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broncomoto

Galactic Foul-up - YZ450f Head decarbonize

12 posts in this topic

While decarbonizing my head I decided it was time to speed up the process with my dremmel tool. once I sprayed the loosened carbon off, I realized that even though I used the wire wheell, I removed the top 25% of the coating from the intake barrels. Am I toast? What is the best way to remove 200 hours worth of carbon from the head and the valvues? Bronco, Austin, TX.

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I removed the top 25% of the coating from the intake barrels.
Explain this. Are you speaking of ports or valves? Were the valves assembled in the head or loose?

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i removed the valves and proceeded to decarbomize the exhast port barreles. i inadvertantly ran the dremmel whell into the intake port barrels. before I knew it, i removed the top portion (about a 1/4 inch from the top of the head) of the coating. if you account for the distance between the carberator intake and the valve seat, about 1/8 of the coating is gone and thats all at the top near the valve seat. im hopeful that the fuel would well be atomized by the time it reaches that point, but dont want and fuel puddling to become a performance issue. cant email pictures wiythout too much difficulty. Gray, youe usual advice would be greatly appreciated.

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i removed the valves and proceeded to decarbomize the exhast port barreles. i inadvertantly ran the dremmel whell into the intake port barrels. before I knew it, i removed the top portion (about a 1/4 inch from the top of the head) of the coating. if you account for the distance between the carberator intake and the valve seat, about 1/8 of the coating is gone and thats all at the top near the valve seat.

"Barrels" is not the correct term for the ports in the head where the valve seats are located and through which the intake air and exhaust gases flow. Those are "ports".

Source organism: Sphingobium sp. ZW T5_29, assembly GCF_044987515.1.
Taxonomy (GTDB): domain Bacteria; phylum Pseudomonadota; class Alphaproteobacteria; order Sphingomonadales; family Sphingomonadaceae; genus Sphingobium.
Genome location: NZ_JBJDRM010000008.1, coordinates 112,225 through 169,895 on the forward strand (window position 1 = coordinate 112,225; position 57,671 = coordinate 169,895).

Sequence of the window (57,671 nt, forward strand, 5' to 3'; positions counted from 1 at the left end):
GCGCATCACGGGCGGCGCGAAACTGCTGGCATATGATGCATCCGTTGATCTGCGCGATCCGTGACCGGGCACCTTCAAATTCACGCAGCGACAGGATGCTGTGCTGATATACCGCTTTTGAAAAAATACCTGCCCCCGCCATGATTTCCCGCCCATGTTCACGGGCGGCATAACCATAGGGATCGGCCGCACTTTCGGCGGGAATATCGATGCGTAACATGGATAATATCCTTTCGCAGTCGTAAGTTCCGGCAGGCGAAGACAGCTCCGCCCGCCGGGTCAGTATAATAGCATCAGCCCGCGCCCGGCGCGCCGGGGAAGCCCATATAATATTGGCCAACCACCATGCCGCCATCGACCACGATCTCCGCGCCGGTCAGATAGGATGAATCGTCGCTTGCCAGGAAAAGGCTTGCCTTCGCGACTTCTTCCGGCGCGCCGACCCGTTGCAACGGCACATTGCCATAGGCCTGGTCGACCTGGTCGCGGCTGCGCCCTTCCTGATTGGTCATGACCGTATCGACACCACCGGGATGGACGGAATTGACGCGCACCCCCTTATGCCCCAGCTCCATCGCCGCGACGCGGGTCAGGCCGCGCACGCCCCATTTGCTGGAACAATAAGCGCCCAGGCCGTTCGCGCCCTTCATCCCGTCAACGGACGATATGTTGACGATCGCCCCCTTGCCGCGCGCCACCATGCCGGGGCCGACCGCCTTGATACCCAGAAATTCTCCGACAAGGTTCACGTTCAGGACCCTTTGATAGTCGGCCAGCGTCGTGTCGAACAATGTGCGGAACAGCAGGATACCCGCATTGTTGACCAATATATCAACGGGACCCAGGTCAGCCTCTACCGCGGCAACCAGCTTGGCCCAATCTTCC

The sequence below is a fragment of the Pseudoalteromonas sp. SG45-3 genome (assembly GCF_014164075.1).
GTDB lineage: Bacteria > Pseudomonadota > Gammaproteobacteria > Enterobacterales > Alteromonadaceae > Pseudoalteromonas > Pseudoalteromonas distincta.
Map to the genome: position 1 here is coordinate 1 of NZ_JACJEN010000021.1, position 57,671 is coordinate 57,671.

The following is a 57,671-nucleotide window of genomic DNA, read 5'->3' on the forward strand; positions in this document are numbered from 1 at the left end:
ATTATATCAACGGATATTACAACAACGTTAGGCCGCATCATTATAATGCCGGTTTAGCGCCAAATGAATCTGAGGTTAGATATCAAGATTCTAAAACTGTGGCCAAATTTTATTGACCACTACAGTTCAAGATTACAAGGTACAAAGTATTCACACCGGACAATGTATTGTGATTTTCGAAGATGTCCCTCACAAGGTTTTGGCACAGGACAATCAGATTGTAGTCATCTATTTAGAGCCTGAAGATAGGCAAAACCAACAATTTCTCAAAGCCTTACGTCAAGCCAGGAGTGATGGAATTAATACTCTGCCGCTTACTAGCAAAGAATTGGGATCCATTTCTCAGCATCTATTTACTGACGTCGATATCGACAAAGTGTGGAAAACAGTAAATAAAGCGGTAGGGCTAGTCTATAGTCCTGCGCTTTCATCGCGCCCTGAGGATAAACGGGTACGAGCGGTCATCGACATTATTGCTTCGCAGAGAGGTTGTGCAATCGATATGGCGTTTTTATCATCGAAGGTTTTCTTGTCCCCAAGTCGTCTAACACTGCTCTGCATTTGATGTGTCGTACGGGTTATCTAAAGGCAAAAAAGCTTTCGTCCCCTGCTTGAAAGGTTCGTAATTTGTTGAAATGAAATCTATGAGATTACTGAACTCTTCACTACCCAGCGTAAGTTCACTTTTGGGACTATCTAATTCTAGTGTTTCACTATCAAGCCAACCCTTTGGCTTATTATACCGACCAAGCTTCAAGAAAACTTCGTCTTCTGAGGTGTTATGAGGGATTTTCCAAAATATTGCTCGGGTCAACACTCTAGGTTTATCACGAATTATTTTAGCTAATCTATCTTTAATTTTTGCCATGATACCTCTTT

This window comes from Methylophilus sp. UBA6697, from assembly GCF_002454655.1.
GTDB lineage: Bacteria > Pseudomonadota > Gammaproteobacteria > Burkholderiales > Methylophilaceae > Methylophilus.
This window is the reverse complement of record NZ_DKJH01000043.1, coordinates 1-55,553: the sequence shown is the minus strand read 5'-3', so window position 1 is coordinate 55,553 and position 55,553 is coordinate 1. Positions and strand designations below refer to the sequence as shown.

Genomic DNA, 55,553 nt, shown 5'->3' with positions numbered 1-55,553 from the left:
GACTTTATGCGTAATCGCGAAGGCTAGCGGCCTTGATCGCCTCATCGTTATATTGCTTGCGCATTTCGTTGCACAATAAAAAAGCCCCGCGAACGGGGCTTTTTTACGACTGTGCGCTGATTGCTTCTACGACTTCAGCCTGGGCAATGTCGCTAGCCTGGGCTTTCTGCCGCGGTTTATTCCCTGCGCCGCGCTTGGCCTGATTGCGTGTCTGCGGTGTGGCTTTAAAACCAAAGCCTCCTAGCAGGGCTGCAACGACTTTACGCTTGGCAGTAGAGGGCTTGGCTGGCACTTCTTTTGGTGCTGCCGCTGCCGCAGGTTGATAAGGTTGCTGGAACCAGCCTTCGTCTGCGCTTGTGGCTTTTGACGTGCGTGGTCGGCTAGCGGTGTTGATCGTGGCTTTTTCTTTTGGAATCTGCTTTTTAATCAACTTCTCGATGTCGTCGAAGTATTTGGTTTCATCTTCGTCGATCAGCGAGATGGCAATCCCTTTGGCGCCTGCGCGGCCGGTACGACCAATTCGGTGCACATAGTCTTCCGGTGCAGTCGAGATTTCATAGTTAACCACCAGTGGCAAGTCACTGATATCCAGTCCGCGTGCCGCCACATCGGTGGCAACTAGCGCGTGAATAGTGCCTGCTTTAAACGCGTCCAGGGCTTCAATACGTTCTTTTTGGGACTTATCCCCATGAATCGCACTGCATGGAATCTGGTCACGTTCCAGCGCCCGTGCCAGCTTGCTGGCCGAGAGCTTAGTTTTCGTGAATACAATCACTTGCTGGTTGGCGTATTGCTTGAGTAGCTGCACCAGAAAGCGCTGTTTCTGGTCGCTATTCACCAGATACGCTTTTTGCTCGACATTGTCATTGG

There is no coating of any kind in the ports or on the valve seats, so I don't know what you thought you did, but you did not remove any coating from there.

The valves are coated with a titanium nitride compound but only on the face that contacts the valve seat. Avoid contacting that face with a wire brush and you should be OK. As a practical matter, you might possibly damage the valve face with a wire brush, but you'd be more likely to add a coating of steel than to remove the Ti Nitride. Nevertheless, stay off the valve faces and seats where you can, and be sure you get the valve back in their original locations if you aren't replacing them.

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the intake ports are rough not polished. I understand this is necessary for the gas to turn into vapor before detonation. what I did was near top of the port up near the valve seat, I smoothed this out about 15% of the way down. I understand that its OK for the exhaust ports to be polished, but one does not want the intake posts to be polished, they should be rough. just wanted to know if this is going to diminish performance.

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I assume you were using a wire wheel on your dremel? I don't see how you could "polish" the ports enough with a wire wheel to be an issue. Also, you may have your terminology confused. The valve seat is at the bottom of the port. The valve guide is at the top.

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the intake ports are rough not polished. I understand this is necessary for the gas to turn into vapor before detonation. what I did was near top of the port up near the valve seat, I smoothed this out about 15% of the way down. I understand that its OK for the exhaust ports to be polished, but one does not want the intake posts to be polished, they should be rough. just wanted to know if this is going to diminish performance.
The intakes in a high performance application should be a smooth, sanded finish, but not mirror polished so as to encourage the presence of a boundary layer of air. That layer "sticks" to the port wall and becomes a sort of bearing for the fuel droplets so that they remain in the air flowing through the port, rather than flowing along the port wall as liquid. The fuel atomization itself is done by the carburetor/injector, not the port.

As was said, you could not have done any seriously significant polishing with a wire brush, anyway, so who have nothing to worry about.

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